Beliefnet
Dream Gates

Gods at the house of Philemon and Baucis, by C.E. Brock (1870-1938)

The Greeks say the gods love to travel in disguise. Zeus and Hermes once appeared as dusty travelers in a village where no one would welcome them except an elderly couple named Philemon and Baucis, who realized their guests were no ordinary beings when a pitcher of wine remained full however much they drank. In Greek folk tradition, it’s good policy to be nice to strangers, and to pay attention to what they say, because you never know who is traveling behind their masks.

On a visit to England, I landed at Heathrow on a red-eye flight, exhausted and burdened with financial worries. I was carrying too much baggage and had to wrestle an oversize suitcase down the steps to the Underground.

As I collapsed onto a seat on the train, a roly-poly man, bearded like Santa Claus, winked at me from the seat opposite. He said with a broad grin, “The Buddha says — walk on the bridge, don’t build on it.”

The words slapped me in the face. They stung me awake. They were exactly what I needed to hear. Caught up in my immediate worries, stressed out and overtired, I had been forgetting one of the secrets of living the Incredible Journey: it’s the journey, not the destination, that counts.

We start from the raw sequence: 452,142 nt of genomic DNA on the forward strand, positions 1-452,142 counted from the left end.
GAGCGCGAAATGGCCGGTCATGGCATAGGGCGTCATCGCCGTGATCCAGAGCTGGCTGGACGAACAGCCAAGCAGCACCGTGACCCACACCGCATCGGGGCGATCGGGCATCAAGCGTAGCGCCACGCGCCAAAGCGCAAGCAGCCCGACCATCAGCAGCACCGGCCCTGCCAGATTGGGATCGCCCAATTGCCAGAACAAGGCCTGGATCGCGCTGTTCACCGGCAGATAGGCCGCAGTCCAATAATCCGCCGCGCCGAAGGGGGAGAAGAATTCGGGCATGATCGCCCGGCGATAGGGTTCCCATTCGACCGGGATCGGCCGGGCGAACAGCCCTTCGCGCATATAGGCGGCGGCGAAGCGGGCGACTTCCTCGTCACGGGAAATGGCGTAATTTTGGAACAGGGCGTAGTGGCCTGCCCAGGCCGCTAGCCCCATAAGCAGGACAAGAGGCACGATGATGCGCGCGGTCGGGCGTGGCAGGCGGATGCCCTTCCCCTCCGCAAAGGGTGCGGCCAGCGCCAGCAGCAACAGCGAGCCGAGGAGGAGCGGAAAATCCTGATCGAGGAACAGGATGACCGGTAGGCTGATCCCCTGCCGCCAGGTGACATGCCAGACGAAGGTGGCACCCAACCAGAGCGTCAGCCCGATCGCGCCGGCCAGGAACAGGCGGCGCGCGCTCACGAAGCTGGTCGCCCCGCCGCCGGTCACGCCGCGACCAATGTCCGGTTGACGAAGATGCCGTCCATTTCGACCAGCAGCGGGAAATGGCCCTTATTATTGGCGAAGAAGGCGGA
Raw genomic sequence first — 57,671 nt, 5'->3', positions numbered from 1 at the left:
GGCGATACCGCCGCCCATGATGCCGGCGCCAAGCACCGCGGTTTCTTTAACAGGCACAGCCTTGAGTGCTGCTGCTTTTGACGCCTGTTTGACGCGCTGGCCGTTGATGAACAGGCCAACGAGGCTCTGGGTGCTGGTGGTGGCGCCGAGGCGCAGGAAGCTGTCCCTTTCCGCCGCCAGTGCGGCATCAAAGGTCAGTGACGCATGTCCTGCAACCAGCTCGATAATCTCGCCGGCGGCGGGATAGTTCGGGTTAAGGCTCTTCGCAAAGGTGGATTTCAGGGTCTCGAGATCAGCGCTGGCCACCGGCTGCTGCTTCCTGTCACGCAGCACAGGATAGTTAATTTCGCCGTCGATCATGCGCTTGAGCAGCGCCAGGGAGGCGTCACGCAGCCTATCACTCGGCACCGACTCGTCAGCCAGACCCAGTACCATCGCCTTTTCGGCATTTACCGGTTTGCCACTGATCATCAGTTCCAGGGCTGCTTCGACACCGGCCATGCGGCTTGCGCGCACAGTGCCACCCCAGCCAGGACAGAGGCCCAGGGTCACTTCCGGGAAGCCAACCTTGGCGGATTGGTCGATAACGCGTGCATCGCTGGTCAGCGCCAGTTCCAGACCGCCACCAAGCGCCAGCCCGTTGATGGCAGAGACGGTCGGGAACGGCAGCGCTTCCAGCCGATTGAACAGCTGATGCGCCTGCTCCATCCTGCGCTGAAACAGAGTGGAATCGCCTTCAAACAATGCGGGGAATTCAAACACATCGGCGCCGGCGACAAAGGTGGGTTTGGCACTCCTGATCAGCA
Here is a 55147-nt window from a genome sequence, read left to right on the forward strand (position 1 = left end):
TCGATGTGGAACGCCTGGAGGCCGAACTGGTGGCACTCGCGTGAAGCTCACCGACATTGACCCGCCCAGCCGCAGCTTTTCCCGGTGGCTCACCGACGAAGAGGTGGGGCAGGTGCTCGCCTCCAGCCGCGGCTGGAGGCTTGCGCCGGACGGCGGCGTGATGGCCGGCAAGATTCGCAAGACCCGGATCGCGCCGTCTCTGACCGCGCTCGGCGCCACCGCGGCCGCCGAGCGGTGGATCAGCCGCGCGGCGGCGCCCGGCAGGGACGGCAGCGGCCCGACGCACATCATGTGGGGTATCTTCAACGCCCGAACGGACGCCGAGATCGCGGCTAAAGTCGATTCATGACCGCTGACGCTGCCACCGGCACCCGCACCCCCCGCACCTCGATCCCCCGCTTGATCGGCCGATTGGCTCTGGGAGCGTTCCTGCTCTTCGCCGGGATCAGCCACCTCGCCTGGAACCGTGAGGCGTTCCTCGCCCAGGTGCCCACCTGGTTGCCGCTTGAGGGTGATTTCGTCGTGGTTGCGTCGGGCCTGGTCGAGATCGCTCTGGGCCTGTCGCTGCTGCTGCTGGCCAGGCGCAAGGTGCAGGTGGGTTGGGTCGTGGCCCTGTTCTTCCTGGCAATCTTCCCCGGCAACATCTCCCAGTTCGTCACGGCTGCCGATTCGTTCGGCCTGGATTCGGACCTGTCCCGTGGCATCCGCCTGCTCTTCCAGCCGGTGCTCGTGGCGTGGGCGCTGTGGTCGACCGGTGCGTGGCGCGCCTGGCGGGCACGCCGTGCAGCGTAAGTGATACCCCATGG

The stranger on the London Tube was an example of how we play everyday angels — even gods in disguise — for each other. There is a provocative Buddhist text on this theme entitled Entry into the Realm of Reality (in the Thomas Cleary translation). It describes how authentic spiritual teachers — even the greatest who walk this earth — can appear in any guise, as an exotic dancer or as a monk, as a panhandler or a king, as a scholar or a warrior.

We are most likely to run into them when we are in motion, especially when we are crossing a border into unfamiliar territory, when strong emotions are in play, and when we are facing the greatest challenges. They take the forms we can perceive and receive.

 

For more on this theme, please see The Three “Only” Things: Tapping the Power of Dreams, Coincidence and Imagination by Robert Moss. Published by New World Library.

Previous Posts
Join the Discussion
comments powered by Disqus